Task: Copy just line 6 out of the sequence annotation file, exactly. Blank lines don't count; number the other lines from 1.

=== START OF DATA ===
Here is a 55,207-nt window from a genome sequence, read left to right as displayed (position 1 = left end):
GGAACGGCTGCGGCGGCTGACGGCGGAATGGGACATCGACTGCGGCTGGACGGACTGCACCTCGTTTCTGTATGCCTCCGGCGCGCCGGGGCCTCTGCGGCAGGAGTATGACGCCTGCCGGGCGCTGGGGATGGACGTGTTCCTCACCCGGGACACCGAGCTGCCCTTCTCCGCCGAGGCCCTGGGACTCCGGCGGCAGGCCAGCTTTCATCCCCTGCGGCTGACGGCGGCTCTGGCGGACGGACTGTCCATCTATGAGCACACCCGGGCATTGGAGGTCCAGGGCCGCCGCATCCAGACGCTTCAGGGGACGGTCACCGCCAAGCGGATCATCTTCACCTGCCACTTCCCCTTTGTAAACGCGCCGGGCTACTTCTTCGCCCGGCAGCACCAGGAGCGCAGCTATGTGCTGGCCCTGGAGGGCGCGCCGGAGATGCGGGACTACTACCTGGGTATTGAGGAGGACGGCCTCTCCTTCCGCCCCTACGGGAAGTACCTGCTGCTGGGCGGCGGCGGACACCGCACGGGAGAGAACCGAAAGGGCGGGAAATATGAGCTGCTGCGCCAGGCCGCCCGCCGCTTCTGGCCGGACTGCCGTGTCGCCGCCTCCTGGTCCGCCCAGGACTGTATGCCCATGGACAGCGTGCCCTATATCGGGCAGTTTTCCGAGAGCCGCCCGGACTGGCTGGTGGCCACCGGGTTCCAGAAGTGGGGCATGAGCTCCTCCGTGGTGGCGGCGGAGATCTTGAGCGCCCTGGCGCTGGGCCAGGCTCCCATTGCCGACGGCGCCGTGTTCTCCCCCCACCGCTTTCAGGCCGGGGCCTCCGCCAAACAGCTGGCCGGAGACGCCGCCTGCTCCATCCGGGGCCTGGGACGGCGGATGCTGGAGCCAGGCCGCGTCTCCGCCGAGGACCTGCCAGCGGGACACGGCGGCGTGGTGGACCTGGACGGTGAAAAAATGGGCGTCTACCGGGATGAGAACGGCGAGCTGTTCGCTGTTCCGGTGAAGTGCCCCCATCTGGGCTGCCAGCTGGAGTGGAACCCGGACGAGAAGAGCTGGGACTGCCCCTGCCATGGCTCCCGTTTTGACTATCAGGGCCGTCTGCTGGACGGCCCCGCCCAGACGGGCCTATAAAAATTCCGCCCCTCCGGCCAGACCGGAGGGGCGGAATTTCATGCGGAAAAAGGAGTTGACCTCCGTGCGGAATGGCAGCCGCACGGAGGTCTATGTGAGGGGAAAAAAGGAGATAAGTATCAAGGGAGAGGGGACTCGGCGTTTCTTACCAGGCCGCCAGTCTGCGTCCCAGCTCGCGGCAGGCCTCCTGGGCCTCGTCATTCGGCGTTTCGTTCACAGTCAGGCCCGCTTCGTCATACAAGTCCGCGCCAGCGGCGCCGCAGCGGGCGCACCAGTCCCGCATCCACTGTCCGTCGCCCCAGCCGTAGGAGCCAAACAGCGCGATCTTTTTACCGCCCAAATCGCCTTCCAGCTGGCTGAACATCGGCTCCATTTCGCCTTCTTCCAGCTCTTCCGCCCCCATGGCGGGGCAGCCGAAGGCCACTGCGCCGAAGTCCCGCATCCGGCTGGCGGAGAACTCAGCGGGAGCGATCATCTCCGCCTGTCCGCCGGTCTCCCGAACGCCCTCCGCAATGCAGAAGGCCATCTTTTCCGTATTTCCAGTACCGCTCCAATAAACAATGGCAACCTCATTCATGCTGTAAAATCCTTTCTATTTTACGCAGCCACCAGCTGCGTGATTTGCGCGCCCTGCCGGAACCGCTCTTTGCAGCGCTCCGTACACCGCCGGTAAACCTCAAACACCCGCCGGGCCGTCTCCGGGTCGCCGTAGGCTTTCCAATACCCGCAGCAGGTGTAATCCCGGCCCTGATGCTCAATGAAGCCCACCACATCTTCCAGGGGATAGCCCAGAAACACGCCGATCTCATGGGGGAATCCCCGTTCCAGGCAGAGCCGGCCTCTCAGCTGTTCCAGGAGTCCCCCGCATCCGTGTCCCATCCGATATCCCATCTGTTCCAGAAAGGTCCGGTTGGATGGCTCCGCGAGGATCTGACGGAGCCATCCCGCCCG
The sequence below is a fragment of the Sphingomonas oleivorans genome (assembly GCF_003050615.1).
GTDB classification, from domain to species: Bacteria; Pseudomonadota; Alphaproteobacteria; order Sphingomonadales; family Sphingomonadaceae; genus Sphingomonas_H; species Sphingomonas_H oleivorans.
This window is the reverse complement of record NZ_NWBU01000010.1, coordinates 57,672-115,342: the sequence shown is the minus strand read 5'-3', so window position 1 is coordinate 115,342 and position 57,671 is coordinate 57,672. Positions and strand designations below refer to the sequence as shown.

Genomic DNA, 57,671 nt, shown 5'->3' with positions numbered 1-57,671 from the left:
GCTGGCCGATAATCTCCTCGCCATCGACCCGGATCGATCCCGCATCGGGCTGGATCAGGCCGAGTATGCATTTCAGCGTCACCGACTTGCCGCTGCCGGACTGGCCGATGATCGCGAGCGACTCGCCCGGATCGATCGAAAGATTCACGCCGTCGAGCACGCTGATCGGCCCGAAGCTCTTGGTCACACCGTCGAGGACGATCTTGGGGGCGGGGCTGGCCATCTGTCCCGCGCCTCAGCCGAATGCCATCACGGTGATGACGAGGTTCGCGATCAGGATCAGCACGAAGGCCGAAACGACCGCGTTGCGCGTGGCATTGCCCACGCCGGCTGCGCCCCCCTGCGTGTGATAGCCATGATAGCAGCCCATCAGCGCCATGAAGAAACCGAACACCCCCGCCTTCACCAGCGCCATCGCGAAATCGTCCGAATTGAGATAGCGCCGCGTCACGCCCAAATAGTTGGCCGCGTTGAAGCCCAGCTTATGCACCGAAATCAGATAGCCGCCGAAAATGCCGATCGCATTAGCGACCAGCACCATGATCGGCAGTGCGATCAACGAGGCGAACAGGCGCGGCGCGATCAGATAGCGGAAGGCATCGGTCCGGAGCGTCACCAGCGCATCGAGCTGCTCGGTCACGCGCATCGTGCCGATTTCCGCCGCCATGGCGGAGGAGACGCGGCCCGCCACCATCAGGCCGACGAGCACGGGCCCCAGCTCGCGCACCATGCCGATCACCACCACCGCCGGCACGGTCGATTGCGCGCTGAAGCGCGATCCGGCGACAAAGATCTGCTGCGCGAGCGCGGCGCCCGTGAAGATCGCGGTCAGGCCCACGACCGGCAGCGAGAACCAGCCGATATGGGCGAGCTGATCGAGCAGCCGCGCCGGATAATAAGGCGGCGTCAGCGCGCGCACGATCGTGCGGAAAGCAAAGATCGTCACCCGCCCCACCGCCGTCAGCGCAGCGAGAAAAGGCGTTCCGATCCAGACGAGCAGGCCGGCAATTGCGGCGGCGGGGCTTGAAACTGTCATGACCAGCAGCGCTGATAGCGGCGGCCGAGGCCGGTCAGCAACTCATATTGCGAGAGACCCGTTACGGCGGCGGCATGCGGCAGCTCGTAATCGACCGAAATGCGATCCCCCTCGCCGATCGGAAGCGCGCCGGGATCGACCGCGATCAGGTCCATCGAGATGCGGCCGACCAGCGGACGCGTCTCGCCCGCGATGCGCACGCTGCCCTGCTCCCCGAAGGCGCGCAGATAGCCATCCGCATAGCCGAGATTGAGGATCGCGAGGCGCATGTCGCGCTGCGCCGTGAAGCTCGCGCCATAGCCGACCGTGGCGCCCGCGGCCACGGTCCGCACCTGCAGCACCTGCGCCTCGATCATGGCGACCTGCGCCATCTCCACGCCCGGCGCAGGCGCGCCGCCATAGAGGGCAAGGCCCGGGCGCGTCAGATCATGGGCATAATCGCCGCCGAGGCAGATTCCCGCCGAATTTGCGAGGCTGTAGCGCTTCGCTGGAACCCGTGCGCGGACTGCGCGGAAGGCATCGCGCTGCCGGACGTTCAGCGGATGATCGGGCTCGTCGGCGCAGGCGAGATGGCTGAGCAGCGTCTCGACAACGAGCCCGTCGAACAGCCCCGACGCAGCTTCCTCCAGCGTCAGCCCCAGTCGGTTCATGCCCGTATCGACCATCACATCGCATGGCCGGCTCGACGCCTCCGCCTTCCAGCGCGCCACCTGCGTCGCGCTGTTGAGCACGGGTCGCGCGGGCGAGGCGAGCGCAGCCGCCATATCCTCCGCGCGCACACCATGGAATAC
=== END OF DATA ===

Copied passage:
Genomic DNA, 57,671 nt, shown 5'->3' with positions numbered 1-57,671 from the left: